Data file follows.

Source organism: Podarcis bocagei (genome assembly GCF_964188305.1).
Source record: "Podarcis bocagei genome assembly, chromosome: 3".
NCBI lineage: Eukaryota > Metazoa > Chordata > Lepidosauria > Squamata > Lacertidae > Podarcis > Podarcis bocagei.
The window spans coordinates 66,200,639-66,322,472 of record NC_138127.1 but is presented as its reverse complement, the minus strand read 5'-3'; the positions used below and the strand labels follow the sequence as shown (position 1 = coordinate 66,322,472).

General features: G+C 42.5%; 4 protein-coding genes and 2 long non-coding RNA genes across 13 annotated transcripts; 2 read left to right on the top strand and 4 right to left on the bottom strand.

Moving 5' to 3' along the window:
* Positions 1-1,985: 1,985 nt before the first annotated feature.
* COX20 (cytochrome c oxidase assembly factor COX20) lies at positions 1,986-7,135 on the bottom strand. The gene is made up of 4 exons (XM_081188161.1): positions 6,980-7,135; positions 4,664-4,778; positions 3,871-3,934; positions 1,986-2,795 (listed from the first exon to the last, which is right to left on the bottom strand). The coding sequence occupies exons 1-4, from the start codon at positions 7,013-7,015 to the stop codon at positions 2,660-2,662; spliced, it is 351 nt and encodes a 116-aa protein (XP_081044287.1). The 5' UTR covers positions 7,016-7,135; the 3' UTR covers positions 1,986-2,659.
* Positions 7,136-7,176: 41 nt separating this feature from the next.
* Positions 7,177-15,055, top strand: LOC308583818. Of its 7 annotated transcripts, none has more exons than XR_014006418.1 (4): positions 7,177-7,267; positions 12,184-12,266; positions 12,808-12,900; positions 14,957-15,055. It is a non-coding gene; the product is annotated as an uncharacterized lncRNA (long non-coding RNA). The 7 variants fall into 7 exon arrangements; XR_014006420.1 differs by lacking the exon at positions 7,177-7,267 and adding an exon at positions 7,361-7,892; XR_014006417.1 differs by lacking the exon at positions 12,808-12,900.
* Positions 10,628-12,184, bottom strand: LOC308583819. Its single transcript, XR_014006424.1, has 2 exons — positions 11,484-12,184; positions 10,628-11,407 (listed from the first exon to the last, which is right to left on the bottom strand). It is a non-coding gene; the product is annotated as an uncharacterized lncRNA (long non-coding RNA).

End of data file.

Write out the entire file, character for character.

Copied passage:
Source organism: Podarcis bocagei (genome assembly GCF_964188305.1).
Source record: "Podarcis bocagei genome assembly, chromosome: 3".
NCBI lineage: Eukaryota > Metazoa > Chordata > Lepidosauria > Squamata > Lacertidae > Podarcis > Podarcis bocagei.
The window spans coordinates 66,200,639-66,322,472 of record NC_138127.1 but is presented as its reverse complement, the minus strand read 5'-3'; the positions used below and the strand labels follow the sequence as shown (position 1 = coordinate 66,322,472).

General features: G+C 42.5%; 4 protein-coding genes and 2 long non-coding RNA genes across 13 annotated transcripts; 2 read left to right on the top strand and 4 right to left on the bottom strand.

Moving 5' to 3' along the window:
* Positions 1-1,985: 1,985 nt before the first annotated feature.
* COX20 (cytochrome c oxidase assembly factor COX20) lies at positions 1,986-7,135 on the bottom strand. The gene is made up of 4 exons (XM_081188161.1): positions 6,980-7,135; positions 4,664-4,778; positions 3,871-3,934; positions 1,986-2,795 (listed from the first exon to the last, which is right to left on the bottom strand). The coding sequence occupies exons 1-4, from the start codon at positions 7,013-7,015 to the stop codon at positions 2,660-2,662; spliced, it is 351 nt and encodes a 116-aa protein (XP_081044287.1). The 5' UTR covers positions 7,016-7,135; the 3' UTR covers positions 1,986-2,659.
* Positions 7,136-7,176: 41 nt separating this feature from the next.
* Positions 7,177-15,055, top strand: LOC308583818. Of its 7 annotated transcripts, none has more exons than XR_014006418.1 (4): positions 7,177-7,267; positions 12,184-12,266; positions 12,808-12,900; positions 14,957-15,055. It is a non-coding gene; the product is annotated as an uncharacterized lncRNA (long non-coding RNA). The 7 variants fall into 7 exon arrangements; XR_014006420.1 differs by lacking the exon at positions 7,177-7,267 and adding an exon at positions 7,361-7,892; XR_014006417.1 differs by lacking the exon at positions 12,808-12,900.
* Positions 10,628-12,184, bottom strand: LOC308583819. Its single transcript, XR_014006424.1, has 2 exons — positions 11,484-12,184; positions 10,628-11,407 (listed from the first exon to the last, which is right to left on the bottom strand). It is a non-coding gene; the product is annotated as an uncharacterized lncRNA (long non-coding RNA).